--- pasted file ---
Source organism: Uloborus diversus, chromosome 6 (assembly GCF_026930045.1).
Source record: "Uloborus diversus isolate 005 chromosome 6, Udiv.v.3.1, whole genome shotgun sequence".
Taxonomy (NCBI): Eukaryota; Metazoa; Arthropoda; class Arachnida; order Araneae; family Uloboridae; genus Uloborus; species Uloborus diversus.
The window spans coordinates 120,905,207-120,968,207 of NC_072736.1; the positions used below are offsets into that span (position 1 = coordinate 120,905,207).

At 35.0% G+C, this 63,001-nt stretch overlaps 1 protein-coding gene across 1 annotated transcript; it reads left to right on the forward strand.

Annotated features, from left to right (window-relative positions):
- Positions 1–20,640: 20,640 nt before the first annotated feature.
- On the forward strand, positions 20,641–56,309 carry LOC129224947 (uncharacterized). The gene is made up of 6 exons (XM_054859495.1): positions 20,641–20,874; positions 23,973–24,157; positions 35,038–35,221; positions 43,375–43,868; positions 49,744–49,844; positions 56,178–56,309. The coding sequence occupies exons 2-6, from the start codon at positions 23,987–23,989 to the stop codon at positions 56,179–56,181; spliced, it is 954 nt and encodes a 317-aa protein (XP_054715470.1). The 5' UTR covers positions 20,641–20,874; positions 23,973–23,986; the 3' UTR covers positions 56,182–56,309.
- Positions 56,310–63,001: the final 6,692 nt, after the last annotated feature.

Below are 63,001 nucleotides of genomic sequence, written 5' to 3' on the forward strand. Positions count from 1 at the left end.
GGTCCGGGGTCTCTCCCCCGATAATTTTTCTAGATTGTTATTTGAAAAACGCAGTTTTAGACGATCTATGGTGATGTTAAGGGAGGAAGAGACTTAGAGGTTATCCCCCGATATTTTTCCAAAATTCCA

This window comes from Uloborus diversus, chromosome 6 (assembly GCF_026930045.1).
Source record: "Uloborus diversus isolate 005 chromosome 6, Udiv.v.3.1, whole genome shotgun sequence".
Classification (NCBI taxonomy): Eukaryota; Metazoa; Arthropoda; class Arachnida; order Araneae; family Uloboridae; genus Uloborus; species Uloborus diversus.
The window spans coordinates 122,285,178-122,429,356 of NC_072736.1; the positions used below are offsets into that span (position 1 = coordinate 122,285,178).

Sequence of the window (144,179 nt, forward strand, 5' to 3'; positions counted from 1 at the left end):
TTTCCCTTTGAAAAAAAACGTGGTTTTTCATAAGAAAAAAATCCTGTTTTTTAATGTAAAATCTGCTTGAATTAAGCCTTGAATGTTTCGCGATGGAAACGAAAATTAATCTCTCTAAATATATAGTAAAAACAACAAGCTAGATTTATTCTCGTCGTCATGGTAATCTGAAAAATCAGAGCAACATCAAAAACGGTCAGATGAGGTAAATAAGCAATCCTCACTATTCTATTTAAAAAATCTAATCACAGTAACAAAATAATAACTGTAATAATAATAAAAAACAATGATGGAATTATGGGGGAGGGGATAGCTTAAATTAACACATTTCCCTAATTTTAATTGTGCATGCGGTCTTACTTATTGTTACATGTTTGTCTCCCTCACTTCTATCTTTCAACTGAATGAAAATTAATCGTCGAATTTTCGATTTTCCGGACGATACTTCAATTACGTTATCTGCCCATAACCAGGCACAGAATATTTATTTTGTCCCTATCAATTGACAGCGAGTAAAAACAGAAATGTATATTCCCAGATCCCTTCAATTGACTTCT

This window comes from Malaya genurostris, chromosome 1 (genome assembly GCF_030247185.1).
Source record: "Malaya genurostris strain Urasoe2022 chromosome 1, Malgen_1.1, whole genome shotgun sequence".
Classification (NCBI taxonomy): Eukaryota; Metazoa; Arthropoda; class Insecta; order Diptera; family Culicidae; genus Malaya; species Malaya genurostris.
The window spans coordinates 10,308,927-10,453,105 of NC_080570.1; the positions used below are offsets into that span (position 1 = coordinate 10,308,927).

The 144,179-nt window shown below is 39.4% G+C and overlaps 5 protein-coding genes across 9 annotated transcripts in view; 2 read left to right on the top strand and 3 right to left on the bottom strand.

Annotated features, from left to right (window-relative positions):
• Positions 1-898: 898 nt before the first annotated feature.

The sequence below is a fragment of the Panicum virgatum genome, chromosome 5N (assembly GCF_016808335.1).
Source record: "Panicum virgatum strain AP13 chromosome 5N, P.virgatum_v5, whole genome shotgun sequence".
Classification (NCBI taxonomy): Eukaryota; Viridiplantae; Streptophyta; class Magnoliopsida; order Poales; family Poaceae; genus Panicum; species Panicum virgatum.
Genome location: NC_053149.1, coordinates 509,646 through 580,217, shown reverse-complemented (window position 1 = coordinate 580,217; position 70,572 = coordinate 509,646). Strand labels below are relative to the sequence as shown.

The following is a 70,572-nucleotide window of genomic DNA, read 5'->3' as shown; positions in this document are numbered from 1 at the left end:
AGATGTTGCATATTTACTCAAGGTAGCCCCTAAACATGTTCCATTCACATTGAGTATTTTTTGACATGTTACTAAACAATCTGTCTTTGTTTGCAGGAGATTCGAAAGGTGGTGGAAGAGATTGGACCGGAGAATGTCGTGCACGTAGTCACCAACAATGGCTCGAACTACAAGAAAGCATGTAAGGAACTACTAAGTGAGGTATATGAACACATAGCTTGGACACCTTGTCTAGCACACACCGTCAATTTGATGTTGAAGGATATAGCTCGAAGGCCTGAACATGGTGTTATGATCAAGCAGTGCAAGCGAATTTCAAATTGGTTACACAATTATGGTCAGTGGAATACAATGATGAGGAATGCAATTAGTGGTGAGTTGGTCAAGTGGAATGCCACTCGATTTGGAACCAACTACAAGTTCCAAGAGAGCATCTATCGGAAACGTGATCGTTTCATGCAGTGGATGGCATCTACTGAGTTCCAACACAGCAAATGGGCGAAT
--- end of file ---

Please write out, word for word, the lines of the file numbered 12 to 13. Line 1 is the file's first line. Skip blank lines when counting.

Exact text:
This window comes from Uloborus diversus, chromosome 6 (assembly GCF_026930045.1).
Source record: "Uloborus diversus isolate 005 chromosome 6, Udiv.v.3.1, whole genome shotgun sequence".